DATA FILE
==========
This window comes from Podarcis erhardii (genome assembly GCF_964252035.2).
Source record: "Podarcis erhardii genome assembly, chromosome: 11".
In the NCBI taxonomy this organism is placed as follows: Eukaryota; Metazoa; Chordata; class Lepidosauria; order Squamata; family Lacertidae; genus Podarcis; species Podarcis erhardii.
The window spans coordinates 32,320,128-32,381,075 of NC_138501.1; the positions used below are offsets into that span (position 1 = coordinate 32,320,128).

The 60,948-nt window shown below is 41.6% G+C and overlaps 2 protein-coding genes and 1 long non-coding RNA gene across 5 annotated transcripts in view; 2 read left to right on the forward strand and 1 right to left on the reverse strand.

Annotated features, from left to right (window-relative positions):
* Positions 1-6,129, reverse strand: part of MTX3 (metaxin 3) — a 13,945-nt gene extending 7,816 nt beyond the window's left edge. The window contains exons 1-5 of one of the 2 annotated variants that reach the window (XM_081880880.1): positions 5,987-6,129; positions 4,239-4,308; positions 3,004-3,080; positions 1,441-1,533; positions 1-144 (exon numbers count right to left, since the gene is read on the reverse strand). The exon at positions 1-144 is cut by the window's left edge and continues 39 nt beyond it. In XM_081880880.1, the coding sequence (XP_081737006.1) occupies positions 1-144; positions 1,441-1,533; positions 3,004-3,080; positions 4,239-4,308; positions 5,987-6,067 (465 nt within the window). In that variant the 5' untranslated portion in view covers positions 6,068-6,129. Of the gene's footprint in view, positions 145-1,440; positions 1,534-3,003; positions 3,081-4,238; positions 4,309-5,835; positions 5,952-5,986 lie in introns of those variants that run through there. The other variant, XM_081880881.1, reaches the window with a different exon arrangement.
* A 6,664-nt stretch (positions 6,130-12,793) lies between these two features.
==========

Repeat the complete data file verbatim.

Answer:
This window comes from Podarcis erhardii (genome assembly GCF_964252035.2).
Source record: "Podarcis erhardii genome assembly, chromosome: 11".
In the NCBI taxonomy this organism is placed as follows: Eukaryota; Metazoa; Chordata; class Lepidosauria; order Squamata; family Lacertidae; genus Podarcis; species Podarcis erhardii.
The window spans coordinates 32,320,128-32,381,075 of NC_138501.1; the positions used below are offsets into that span (position 1 = coordinate 32,320,128).

The 60,948-nt window shown below is 41.6% G+C and overlaps 2 protein-coding genes and 1 long non-coding RNA gene across 5 annotated transcripts in view; 2 read left to right on the forward strand and 1 right to left on the reverse strand.

Annotated features, from left to right (window-relative positions):
* Positions 1-6,129, reverse strand: part of MTX3 (metaxin 3) — a 13,945-nt gene extending 7,816 nt beyond the window's left edge. The window contains exons 1-5 of one of the 2 annotated variants that reach the window (XM_081880880.1): positions 5,987-6,129; positions 4,239-4,308; positions 3,004-3,080; positions 1,441-1,533; positions 1-144 (exon numbers count right to left, since the gene is read on the reverse strand). The exon at positions 1-144 is cut by the window's left edge and continues 39 nt beyond it. In XM_081880880.1, the coding sequence (XP_081737006.1) occupies positions 1-144; positions 1,441-1,533; positions 3,004-3,080; positions 4,239-4,308; positions 5,987-6,067 (465 nt within the window). In that variant the 5' untranslated portion in view covers positions 6,068-6,129. Of the gene's footprint in view, positions 145-1,440; positions 1,534-3,003; positions 3,081-4,238; positions 4,309-5,835; positions 5,952-5,986 lie in introns of those variants that run through there. The other variant, XM_081880881.1, reaches the window with a different exon arrangement.
* A 6,664-nt stretch (positions 6,130-12,793) lies between these two features.